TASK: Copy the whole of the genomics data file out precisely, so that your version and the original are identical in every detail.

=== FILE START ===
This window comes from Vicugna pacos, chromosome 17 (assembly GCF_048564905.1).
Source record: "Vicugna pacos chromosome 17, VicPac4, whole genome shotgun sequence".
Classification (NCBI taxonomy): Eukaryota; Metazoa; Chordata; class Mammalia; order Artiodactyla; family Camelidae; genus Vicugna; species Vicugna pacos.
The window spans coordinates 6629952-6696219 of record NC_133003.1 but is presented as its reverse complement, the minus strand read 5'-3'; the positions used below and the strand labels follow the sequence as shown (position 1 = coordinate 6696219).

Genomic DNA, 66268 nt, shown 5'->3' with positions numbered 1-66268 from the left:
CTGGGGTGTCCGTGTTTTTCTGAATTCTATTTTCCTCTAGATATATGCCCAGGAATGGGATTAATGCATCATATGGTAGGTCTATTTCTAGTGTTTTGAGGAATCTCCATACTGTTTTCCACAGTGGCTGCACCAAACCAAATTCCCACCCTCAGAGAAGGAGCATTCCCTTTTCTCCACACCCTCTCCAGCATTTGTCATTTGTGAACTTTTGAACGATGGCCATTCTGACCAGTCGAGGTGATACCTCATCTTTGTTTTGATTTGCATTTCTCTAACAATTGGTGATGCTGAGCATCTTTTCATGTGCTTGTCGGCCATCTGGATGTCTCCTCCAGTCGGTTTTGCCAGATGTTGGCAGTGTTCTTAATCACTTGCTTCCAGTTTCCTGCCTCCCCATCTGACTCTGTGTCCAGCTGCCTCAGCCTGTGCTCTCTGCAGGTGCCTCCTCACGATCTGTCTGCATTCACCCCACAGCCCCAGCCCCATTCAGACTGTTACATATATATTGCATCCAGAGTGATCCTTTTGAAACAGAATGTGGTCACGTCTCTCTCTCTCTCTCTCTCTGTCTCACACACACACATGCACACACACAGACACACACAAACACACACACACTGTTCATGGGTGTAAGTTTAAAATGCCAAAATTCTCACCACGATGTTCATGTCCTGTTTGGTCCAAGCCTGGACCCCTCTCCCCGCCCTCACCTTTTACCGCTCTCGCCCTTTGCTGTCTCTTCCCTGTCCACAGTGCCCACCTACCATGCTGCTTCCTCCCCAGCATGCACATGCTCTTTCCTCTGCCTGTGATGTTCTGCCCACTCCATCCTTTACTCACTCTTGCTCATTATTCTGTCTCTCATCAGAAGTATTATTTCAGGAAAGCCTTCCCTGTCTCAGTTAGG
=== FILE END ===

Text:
This window comes from Vicugna pacos, chromosome 17 (assembly GCF_048564905.1).
Source record: "Vicugna pacos chromosome 17, VicPac4, whole genome shotgun sequence".
Classification (NCBI taxonomy): Eukaryota; Metazoa; Chordata; class Mammalia; order Artiodactyla; family Camelidae; genus Vicugna; species Vicugna pacos.
The window spans coordinates 6629952-6696219 of record NC_133003.1 but is presented as its reverse complement, the minus strand read 5'-3'; the positions used below and the strand labels follow the sequence as shown (position 1 = coordinate 6696219).

Genomic DNA, 66268 nt, shown 5'->3' with positions numbered 1-66268 from the left:
CTGGGGTGTCCGTGTTTTTCTGAATTCTATTTTCCTCTAGATATATGCCCAGGAATGGGATTAATGCATCATATGGTAGGTCTATTTCTAGTGTTTTGAGGAATCTCCATACTGTTTTCCACAGTGGCTGCACCAAACCAAATTCCCACCCTCAGAGAAGGAGCATTCCCTTTTCTCCACACCCTCTCCAGCATTTGTCATTTGTGAACTTTTGAACGATGGCCATTCTGACCAGTCGAGGTGATACCTCATCTTTGTTTTGATTTGCATTTCTCTAACAATTGGTGATGCTGAGCATCTTTTCATGTGCTTGTCGGCCATCTGGATGTCTCCTCCAGTCGGTTTTGCCAGATGTTGGCAGTGTTCTTAATCACTTGCTTCCAGTTTCCTGCCTCCCCATCTGACTCTGTGTCCAGCTGCCTCAGCCTGTGCTCTCTGCAGGTGCCTCCTCACGATCTGTCTGCATTCACCCCACAGCCCCAGCCCCATTCAGACTGTTACATATATATTGCATCCAGAGTGATCCTTTTGAAACAGAATGTGGTCACGTCTCTCTCTCTCTCTCTCTCTGTCTCACACACACACATGCACACACACAGACACACACAAACACACACACACTGTTCATGGGTGTAAGTTTAAAATGCCAAAATTCTCACCACGATGTTCATGTCCTGTTTGGTCCAAGCCTGGACCCCTCTCCCCGCCCTCACCTTTTACCGCTCTCGCCCTTTGCTGTCTCTTCCCTGTCCACAGTGCCCACCTACCATGCTGCTTCCTCCCCAGCATGCACATGCTCTTTCCTCTGCCTGTGATGTTCTGCCCACTCCATCCTTTACTCACTCTTGCTCATTATTCTGTCTCTCATCAGAAGTATTATTTCAGGAAAGCCTTCCCTGTCTCAGTTAGG